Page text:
These ideas were echoed with immense resonance earlier this week when I brought the recent essay “Audience Cultivation in American New Music” by Sam Hillmer into my beginning composition course for an in-class discussion. Most of my students had not imagined that there could be interaction or an overlap between Hillmer’s worlds of “concerts” vs. “shows” and “bands” vs. “ensembles” (even though they all had experiences in both of those scenes), and the ensuing discussion explored what those various concepts entailed and what options they presented for themselves as burgeoning creators.

As we talked through the various issues, I began to think about how deeply this “same but different” phenomenon runs throughout the music industry as a whole and the new music community in particular. From a certain distance, an objective observer could see the entire world of those who create music as one interrelated bloc; from the other end of the spectrum, each creator can easily be distinguished from all others by the individuality of their work. It is between these two boundaries that our various and fluid musical factions begin and grow.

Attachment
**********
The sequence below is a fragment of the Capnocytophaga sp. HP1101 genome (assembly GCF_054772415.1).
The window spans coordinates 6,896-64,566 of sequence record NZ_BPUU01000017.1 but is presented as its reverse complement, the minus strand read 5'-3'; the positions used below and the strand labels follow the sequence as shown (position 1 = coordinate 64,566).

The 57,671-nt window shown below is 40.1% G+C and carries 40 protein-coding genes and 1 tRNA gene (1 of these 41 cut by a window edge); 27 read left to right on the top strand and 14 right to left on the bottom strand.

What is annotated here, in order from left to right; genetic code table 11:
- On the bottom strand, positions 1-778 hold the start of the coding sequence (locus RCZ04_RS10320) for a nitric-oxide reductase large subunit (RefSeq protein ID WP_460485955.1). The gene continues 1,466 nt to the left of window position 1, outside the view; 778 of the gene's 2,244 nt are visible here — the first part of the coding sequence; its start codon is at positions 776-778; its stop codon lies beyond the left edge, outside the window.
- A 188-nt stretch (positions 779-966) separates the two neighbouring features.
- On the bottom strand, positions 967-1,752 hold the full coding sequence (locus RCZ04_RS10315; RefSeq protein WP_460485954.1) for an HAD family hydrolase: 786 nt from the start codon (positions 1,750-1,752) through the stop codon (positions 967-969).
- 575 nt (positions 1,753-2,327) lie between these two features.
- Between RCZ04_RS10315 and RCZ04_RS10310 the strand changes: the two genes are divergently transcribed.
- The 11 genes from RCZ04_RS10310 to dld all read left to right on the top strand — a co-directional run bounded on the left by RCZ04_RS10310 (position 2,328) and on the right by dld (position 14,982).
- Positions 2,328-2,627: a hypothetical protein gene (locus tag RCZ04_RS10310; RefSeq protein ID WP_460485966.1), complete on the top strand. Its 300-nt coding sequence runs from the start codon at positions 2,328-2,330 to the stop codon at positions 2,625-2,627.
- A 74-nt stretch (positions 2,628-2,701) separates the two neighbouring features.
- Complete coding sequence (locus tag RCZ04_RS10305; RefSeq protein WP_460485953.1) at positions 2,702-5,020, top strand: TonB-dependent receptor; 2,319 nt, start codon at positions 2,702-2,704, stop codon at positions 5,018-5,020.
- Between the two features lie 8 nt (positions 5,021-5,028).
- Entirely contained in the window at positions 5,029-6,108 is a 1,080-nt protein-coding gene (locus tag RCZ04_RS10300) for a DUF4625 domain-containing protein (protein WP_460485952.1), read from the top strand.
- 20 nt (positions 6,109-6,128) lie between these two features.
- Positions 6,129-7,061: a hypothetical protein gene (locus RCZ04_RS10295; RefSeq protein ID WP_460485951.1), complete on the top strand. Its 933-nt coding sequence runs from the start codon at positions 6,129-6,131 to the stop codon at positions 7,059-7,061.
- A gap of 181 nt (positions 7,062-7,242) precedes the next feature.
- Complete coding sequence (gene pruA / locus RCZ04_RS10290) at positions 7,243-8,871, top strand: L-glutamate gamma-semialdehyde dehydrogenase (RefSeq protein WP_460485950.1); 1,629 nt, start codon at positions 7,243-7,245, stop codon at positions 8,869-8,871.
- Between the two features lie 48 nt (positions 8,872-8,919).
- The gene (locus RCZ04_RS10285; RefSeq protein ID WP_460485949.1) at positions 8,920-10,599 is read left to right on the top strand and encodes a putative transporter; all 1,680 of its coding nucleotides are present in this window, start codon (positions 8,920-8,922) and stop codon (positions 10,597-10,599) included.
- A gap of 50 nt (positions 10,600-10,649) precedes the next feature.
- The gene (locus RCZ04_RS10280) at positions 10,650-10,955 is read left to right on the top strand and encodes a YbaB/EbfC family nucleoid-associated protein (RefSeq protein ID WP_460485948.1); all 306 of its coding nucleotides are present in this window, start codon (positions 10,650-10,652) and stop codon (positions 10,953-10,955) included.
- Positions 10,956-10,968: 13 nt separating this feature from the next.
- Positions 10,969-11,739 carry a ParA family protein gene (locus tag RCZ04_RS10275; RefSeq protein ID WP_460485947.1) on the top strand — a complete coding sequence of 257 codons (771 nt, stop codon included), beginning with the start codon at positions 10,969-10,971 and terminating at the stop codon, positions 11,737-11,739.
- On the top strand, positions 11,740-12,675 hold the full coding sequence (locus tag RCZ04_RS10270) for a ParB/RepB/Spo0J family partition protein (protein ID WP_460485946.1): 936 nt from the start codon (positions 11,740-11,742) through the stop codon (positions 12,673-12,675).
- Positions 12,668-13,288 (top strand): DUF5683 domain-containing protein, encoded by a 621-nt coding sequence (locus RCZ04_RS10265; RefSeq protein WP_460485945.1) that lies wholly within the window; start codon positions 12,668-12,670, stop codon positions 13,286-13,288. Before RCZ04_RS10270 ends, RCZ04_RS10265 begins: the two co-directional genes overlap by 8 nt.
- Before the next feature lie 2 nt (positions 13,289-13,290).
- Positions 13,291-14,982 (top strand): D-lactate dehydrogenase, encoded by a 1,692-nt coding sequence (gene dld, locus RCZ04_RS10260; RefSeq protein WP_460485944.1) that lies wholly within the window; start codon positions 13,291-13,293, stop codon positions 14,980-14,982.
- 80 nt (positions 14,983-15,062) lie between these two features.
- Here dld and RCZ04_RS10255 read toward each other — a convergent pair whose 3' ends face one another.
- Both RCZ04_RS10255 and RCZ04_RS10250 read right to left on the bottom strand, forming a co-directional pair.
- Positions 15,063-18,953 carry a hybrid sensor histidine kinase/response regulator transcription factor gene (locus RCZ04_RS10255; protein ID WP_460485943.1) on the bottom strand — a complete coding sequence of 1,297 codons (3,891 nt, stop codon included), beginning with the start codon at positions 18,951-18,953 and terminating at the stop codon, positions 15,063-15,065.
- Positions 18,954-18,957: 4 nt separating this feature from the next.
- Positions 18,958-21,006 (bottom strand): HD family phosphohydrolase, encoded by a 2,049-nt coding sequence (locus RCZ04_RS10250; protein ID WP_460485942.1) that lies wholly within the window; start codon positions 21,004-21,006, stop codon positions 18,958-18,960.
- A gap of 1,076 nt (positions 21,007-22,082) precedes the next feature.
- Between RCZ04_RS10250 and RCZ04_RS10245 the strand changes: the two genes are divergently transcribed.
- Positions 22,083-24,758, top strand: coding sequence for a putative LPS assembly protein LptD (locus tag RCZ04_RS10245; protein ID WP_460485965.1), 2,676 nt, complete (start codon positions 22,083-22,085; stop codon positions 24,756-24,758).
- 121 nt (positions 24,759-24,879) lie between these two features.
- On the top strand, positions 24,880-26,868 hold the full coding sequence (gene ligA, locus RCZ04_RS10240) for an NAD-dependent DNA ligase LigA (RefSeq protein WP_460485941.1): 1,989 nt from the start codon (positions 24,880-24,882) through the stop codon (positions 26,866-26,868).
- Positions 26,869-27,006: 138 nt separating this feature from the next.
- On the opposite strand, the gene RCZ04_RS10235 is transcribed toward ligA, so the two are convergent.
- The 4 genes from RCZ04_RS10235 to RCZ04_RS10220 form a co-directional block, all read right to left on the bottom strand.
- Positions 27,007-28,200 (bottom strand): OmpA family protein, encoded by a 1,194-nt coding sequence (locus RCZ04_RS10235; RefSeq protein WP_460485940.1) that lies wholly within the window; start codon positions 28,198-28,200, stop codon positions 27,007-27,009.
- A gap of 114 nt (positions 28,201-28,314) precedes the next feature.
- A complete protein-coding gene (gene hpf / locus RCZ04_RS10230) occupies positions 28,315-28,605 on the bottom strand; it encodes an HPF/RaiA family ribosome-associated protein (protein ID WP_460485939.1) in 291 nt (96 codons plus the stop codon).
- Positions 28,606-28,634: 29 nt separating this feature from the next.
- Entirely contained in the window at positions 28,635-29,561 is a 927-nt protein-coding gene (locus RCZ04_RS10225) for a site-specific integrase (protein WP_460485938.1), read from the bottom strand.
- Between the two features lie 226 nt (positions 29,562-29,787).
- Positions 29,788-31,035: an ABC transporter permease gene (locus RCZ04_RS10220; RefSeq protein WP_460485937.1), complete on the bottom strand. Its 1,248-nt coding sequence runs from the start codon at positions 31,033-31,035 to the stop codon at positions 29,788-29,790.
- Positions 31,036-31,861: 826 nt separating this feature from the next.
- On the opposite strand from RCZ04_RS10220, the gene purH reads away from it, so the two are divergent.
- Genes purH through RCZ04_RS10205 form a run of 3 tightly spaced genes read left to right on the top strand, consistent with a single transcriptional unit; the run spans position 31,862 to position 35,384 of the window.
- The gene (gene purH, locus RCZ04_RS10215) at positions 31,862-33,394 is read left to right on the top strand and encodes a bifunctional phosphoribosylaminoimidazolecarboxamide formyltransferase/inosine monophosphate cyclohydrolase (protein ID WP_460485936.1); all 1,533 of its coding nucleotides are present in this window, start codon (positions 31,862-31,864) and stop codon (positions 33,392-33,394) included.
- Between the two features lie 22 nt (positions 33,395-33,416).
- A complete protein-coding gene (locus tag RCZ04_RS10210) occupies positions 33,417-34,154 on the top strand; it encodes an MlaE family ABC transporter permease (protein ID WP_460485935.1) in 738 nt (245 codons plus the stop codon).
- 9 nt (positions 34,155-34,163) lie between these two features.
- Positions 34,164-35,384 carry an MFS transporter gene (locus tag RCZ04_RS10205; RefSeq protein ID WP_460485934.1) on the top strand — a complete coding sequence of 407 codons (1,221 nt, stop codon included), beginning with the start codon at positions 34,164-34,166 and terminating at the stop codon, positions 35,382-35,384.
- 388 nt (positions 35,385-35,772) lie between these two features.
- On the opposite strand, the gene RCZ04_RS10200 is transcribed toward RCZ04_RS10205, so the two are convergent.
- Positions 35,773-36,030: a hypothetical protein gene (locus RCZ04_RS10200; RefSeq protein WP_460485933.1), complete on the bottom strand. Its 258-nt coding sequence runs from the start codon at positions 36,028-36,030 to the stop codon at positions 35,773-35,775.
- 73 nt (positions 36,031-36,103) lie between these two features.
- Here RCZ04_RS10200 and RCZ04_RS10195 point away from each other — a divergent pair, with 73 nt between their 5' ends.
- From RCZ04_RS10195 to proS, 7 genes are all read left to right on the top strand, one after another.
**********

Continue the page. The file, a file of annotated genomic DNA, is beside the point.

One prevalent trope from decades past suggests that musical factions within the new music community were in constant strife, while the current environment suggests a shift towards a more communal, “all styles are welcome” concept. Both of these ideas are, I imagine, a bit too simplistic, as things were not quite so black and white decades ago and the idea of today’s new music scene as being bereft of distinct factions is more than a little optimistic. Hillmer’s DIY genre, for instance, could be seen as a progenitor of the elusive “indie-” or “alt-” labels that get thrown about from time to time to describe a wide array of artists (very few of whom actually agree or appreciate the gesture), but one would have a very difficult time conflating the two completely.
Where the new music community and composers specifically do well these days, from my perspective, is in keeping an open line of communication and a relatively open mind to new ideas. Taste and individual interests will always drive us to those composers and performers that resonate with us, but I think we have found common ground from which to propel our artistic dialogue into the future.